Quite what Manny's on about, as always, I'm not quite sure. The 2005 Chicago White Sox and Houston Astros had low on-base percentages, but they also hardly scored any runs: the White Sox ranked 9th of 14 in the AL in runs scored, the Astros 11th of 16 in the NL. The 2003 Florida Marlins meanwhile were merely middle of the pack (8th of 16 in the NL) in runs scored too.

It therefore remains the case that a high on-base percentage makes an excellent contribution to the scoring of runs, and a low on-base percentage does not. Cub fans as a result are entirely justified in bemoaning the continued failure of their organisation to get runners on base, for it's doing our offence more harm than good.

But scoring runs isn't even quite half the game, and on-base percentage probably isn't even quite half of scoring runs, and no-one has ever justifiably said that there's nothing more to winning games, or even scoring runs, than on-base percentage. Certainly it's possible to win games and to score runs without OBP, but it's a great deal more difficult, and that's all that's ever justifiably been said.

Why are the White Sox and Astros where they are? Indeed, because their pitching staffs have performed sensationally just about all year long, well enough indeed to hide the many sins of their offences. But who ever said that pitching wasn't a significant contributing factor to the winning of ballgames? And who ever said that pitching and defence combined weren't the most significant contributing factors to the winning of ballgames? Exactly, the grand total of Joe Morgan.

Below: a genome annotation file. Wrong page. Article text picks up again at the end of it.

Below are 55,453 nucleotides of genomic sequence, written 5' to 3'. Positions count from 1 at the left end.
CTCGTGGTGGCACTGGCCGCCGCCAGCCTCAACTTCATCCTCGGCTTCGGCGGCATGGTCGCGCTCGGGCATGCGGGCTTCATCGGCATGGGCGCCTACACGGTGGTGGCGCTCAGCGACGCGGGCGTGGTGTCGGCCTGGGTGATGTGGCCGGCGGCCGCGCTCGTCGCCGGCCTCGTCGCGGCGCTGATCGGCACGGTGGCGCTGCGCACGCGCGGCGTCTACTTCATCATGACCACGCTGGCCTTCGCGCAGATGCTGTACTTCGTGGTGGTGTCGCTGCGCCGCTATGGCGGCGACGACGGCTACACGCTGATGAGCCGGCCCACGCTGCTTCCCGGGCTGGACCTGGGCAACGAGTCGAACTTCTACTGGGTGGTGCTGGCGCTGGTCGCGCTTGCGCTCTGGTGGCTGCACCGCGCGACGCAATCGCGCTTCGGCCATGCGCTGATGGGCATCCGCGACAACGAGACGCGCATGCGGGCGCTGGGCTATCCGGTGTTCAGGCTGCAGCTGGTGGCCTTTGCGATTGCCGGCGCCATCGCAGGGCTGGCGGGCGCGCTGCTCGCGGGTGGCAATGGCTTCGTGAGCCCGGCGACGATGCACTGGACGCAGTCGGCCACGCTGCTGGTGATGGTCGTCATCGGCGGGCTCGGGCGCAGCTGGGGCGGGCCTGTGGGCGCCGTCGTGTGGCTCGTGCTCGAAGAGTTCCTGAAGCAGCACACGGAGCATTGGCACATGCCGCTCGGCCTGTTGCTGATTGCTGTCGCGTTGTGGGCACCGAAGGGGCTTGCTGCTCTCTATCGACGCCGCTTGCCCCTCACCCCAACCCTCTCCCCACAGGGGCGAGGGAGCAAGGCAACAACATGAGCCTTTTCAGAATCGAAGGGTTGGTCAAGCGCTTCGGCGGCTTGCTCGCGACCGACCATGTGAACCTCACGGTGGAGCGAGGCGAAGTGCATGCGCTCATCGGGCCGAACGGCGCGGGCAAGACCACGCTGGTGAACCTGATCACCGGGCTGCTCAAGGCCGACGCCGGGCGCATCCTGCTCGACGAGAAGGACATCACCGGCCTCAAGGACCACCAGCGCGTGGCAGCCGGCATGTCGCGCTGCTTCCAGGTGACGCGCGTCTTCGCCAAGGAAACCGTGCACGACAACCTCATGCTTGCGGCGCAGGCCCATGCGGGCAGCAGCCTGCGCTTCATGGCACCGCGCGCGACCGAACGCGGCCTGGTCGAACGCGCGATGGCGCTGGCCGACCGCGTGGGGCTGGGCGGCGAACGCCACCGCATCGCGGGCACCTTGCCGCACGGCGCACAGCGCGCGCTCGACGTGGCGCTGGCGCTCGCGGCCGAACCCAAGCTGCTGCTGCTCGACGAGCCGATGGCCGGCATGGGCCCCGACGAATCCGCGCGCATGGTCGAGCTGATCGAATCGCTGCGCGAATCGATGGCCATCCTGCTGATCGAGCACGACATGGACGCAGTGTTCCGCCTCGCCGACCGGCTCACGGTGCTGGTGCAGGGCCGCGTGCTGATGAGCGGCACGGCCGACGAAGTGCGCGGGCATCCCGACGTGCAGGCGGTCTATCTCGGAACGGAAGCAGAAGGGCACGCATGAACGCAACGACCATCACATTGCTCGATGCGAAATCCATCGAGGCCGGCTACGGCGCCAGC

http://www.baseballprospectus.com/statistics/...

And making his annual return trip to the "All-Stupid List", Dusty has once again shown he has absolutely no clue how to manage a pitching staff to minimize risk of injury on his pitchers. In a burnt, meaningless season where the team really was never close to the division lead, and was never within the top 3 or 4 Wild Card contenders, Dusty has managed his staff enough to have Z and Prior #2 and #3 in pitcher abuse points per BP (Take that for what it is worth...)

This franchise is built on pitchers. Interpret Dusty's managerial skills in terms of managing a staff however you want. Defend him - defile him...whatever...

Real Neal,

I'm not sure if the cubs really need to fill three million seats but I did quickly go over attendance figures since 1984 and they have been above or near two million every year since then. And there have been some damn awful teams in there. In fact, only in '94 and 2000 were they in the bottom half of the league in attendance and even then, just barely.

I think it would take quite a string of Cub teams that just can't compete, maybe approaching ten years, for Wrigley Field to empty out. And given the payroll, dogs on telephones could put together a team that hangs around .500 season after season.

I don't know that three million is any magic number for the Cubs. And who knows how much the Trib makes on their scalped tickets? If they don't hit 3 million for a few years I doubt they will panic. They will still be in the top tier attendance-wise in the NL.

On a related "isn't the Trib evil note," I know that as a weekend/night game plan season ticket holder, unlike in '03, we are no longer offered every postseason game. Whether this is because of demands of major league baseball or if the Cubs, having started scalping their own tickets, wiil hold them to sell at inflated prices is up for debate. Okay, the debate's over. To hell the Trib. It'll be interesting to see if the addition of 2000 seats will give the Cubs the wiggle room seats-wise to once again give us all postseason games. I'm not holding my breath.

Here's the problem with the OBP thing...

If the component of OBP that is undervalued is the WALKS, maybe there is a reason? Maybe that's because you need your OBP to be high due to lots of HITS with some walks, rather than some hits and lots of walks?